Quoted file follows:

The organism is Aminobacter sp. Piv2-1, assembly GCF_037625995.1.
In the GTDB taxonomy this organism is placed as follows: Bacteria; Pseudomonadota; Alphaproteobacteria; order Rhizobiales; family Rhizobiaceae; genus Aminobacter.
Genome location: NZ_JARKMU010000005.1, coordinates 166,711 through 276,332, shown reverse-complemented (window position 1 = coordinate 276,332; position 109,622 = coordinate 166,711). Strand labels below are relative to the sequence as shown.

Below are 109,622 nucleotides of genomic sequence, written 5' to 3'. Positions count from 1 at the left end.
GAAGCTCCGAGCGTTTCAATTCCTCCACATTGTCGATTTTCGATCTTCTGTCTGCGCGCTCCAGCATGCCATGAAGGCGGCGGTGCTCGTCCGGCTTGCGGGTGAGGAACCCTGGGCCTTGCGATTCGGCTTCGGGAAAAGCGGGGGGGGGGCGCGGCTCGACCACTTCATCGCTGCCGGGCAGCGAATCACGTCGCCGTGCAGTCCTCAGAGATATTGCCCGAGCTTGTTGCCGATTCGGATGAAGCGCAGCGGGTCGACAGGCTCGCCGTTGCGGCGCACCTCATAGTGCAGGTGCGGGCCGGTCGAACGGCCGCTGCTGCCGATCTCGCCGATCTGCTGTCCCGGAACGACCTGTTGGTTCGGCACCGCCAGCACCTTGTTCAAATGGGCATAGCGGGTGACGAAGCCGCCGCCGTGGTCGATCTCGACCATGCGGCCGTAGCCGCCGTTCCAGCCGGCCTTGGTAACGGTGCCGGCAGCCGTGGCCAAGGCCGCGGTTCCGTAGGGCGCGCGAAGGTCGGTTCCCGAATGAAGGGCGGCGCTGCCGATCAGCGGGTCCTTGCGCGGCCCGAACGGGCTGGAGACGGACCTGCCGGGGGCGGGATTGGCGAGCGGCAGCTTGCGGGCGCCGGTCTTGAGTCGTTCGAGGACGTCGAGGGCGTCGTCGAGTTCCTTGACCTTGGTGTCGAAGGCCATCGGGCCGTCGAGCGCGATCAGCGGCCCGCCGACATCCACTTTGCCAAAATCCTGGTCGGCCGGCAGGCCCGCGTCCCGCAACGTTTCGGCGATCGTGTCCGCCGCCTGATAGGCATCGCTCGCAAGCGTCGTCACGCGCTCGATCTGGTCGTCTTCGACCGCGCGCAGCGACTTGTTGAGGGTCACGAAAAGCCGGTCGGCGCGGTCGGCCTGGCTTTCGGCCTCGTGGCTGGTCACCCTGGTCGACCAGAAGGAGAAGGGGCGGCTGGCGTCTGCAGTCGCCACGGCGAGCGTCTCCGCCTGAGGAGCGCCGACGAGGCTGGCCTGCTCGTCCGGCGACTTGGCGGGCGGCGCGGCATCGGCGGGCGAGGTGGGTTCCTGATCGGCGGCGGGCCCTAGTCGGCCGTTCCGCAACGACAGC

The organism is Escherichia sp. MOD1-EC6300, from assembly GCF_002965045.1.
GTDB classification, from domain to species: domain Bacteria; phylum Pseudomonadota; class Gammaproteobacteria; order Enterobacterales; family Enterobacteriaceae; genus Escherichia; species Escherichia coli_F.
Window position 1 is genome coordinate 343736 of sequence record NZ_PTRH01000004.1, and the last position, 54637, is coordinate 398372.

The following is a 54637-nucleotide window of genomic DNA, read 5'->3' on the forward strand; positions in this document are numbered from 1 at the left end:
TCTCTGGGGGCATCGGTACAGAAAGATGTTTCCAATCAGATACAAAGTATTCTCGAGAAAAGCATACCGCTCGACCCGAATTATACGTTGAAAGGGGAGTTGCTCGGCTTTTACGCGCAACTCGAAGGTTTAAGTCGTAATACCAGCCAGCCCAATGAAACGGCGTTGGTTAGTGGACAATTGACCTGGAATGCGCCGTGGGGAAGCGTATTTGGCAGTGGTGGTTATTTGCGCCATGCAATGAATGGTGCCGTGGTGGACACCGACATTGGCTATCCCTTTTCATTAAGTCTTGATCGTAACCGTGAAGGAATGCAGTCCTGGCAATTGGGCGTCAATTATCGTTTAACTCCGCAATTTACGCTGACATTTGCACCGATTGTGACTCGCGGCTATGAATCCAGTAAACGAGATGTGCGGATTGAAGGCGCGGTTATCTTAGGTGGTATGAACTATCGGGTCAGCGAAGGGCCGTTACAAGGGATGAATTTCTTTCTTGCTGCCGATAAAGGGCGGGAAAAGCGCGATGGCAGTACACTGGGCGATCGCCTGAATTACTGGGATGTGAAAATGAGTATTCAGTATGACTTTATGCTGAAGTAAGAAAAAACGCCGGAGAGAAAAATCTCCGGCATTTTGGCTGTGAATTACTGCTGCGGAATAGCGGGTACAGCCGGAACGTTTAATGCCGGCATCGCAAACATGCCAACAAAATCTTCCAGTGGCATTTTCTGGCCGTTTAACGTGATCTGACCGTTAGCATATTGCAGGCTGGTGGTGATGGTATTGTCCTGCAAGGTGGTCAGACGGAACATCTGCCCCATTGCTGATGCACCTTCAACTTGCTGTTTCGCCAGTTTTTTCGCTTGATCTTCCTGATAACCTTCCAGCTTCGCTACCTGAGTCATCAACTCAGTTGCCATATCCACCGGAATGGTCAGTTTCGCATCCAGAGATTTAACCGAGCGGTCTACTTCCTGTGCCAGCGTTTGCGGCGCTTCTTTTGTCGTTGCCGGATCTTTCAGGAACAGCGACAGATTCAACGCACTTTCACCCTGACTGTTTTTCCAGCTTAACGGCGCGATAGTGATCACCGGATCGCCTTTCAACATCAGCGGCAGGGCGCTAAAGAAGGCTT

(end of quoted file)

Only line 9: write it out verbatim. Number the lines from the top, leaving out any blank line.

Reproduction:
The following is a 54637-nucleotide window of genomic DNA, read 5'->3' on the forward strand; positions in this document are numbered from 1 at the left end: